It's interesting that Stephen's mom has said that when he was growing up it was a big secret that the family was Jewish - that she was told by her mother as a matter of course "don't tell anyone you're Jewish" just as she'd be told "brush your teeth before you go to bed." So clearly his family at least had some fear of anti-Semitism, whether or not that fear was well-founded.

Anyway, thanks so much for the thoughtful comment and the very kind compliments. I'm just as proud of the thoughtful comment conversations this story has inspired as I am of the story itself! :)
Janettepotatofiend on April 22nd, 2008 08:58 am (UTC)
Oh, I totally agree that the background of one's family will always, necessarily, colour our perceptions of these things - and I'm sure that many recent immigrant Jews, such as Stephen's mother's family, were very afraid of anti-Semitism, especially at that time, when Jews had to be on their guard against anti-Semitism everywhere. My Nanna , on the other hand, always told me that her ancestors came to Britain rather than anywhere else because their hero was Benjamin Disraeli, and they thought they must be safe in a country that would elect an ethnically Jewish Prime Minister. But, of course, they arrived long before WW2, so that would alter the whole caste of the situation.

I hate ticky boxes anyway. :) I'm half-and-half myself - father is, or was, an Anglican. I was rather enjoying the comment threads to this post, as well! But you're quite welcome for the compliments on your fic, as well as my interference into the debate. :)
Sky: [stephen] pink shirt lovelyskyblue_reverie on April 22nd, 2008 03:55 pm (UTC)
My Nanna , on the other hand, always told me that her ancestors came to Britain rather than anywhere else because their hero was Benjamin Disraeli, and they thought they must be safe in a country that would elect an ethnically Jewish Prime Minister.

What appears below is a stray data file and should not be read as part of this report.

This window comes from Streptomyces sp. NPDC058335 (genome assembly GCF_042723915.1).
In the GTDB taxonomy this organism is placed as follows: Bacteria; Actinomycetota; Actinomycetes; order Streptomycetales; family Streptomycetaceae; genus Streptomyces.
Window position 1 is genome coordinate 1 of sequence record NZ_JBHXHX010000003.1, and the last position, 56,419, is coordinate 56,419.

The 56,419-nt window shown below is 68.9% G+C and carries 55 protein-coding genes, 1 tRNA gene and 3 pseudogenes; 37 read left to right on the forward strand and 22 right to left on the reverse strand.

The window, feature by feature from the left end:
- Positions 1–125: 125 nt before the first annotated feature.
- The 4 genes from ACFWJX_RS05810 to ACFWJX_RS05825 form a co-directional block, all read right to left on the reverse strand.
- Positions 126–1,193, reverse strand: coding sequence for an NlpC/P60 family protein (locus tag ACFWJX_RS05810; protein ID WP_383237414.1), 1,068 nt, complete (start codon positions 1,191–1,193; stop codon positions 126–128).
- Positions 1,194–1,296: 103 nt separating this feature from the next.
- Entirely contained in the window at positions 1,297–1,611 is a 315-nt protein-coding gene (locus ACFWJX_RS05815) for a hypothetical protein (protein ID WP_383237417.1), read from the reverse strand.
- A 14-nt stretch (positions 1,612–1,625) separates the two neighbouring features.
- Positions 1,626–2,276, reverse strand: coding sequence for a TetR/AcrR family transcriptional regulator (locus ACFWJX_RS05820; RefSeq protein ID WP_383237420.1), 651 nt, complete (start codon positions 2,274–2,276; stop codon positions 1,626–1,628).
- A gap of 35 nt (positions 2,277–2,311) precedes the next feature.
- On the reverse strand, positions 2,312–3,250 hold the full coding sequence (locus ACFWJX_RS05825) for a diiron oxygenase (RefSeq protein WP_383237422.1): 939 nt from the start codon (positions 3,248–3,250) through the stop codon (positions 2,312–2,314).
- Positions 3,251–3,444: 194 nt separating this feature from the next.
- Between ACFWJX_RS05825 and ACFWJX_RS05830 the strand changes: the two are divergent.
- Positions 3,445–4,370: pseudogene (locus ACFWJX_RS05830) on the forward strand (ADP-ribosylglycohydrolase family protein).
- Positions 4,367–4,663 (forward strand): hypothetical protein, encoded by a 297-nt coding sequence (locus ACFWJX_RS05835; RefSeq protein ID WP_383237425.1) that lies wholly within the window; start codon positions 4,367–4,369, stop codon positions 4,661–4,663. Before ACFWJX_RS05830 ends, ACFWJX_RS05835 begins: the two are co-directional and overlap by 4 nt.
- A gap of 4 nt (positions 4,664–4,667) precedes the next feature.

Aww, that's sweet. And awesome. And yeah, I think it'll be a long time before the U.S. elects a Jewish president - looks like we might have a (half - and the issue about whether he is "genuinely" black or should be called "black" is a WHOLE other topic - for the record, I think self-identification is really what counts in those instances) black president or a female president first. *crosses fingers for democrat in November*

I'm half-and-half myself - father is, or was, an Anglican.

Eeee, me toooo! My mom's Jewish, my dad was raised Episcopalian (which I understand is the American version of C of E) but my mom's much more religious/spiritual than my dad, and I connect much more with the Jewish side of things than the Christian, although I myself am not religious at all.

Naw, it's not interference - I'm happy to have you joining in the discussion! :D
Clifta FrizzellClifta Frizzell on February 28th, 2016 05:52 am (UTC)
I would think that Stephen's mother was a child during WWII and Britain was in real danger of being invaded by the Nazis. Her parents probably wanted to play down the fact that they were jewish just in case the Nazis got in so they wouldn't be sent to a concentration camp.